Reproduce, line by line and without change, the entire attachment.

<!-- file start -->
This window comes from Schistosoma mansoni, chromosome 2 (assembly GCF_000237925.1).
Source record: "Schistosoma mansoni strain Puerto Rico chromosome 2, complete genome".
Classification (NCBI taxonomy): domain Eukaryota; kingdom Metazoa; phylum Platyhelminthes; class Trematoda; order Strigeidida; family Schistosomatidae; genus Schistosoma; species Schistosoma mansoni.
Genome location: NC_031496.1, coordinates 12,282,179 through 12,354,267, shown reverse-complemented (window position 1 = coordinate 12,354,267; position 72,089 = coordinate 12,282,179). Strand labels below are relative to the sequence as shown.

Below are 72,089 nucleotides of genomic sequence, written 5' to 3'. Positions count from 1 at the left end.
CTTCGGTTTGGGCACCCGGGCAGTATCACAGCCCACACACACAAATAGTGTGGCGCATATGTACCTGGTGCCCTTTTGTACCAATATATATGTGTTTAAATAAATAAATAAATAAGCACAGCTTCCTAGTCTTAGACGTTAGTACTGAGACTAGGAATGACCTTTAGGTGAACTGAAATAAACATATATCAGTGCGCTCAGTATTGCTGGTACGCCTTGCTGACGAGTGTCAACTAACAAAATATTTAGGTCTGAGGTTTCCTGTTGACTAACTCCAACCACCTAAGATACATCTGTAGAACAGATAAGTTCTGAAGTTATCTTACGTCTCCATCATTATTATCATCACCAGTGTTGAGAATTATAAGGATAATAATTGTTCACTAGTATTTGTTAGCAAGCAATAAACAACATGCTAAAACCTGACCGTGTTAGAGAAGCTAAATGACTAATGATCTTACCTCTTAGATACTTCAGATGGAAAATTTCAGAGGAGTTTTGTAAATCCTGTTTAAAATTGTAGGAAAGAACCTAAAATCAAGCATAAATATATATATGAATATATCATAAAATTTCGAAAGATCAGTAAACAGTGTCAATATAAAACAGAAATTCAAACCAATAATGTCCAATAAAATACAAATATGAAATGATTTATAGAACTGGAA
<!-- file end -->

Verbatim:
This window comes from Schistosoma mansoni, chromosome 2 (assembly GCF_000237925.1).
Source record: "Schistosoma mansoni strain Puerto Rico chromosome 2, complete genome".
Classification (NCBI taxonomy): domain Eukaryota; kingdom Metazoa; phylum Platyhelminthes; class Trematoda; order Strigeidida; family Schistosomatidae; genus Schistosoma; species Schistosoma mansoni.
Genome location: NC_031496.1, coordinates 12,282,179 through 12,354,267, shown reverse-complemented (window position 1 = coordinate 12,354,267; position 72,089 = coordinate 12,282,179). Strand labels below are relative to the sequence as shown.

Below are 72,089 nucleotides of genomic sequence, written 5' to 3'. Positions count from 1 at the left end.
CTTCGGTTTGGGCACCCGGGCAGTATCACAGCCCACACACACAAATAGTGTGGCGCATATGTACCTGGTGCCCTTTTGTACCAATATATATGTGTTTAAATAAATAAATAAATAAGCACAGCTTCCTAGTCTTAGACGTTAGTACTGAGACTAGGAATGACCTTTAGGTGAACTGAAATAAACATATATCAGTGCGCTCAGTATTGCTGGTACGCCTTGCTGACGAGTGTCAACTAACAAAATATTTAGGTCTGAGGTTTCCTGTTGACTAACTCCAACCACCTAAGATACATCTGTAGAACAGATAAGTTCTGAAGTTATCTTACGTCTCCATCATTATTATCATCACCAGTGTTGAGAATTATAAGGATAATAATTGTTCACTAGTATTTGTTAGCAAGCAATAAACAACATGCTAAAACCTGACCGTGTTAGAGAAGCTAAATGACTAATGATCTTACCTCTTAGATACTTCAGATGGAAAATTTCAGAGGAGTTTTGTAAATCCTGTTTAAAATTGTAGGAAAGAACCTAAAATCAAGCATAAATATATATATGAATATATCATAAAATTTCGAAAGATCAGTAAACAGTGTCAATATAAAACAGAAATTCAAACCAATAATGTCCAATAAAATACAAATATGAAATGATTTATAGAACTGGAA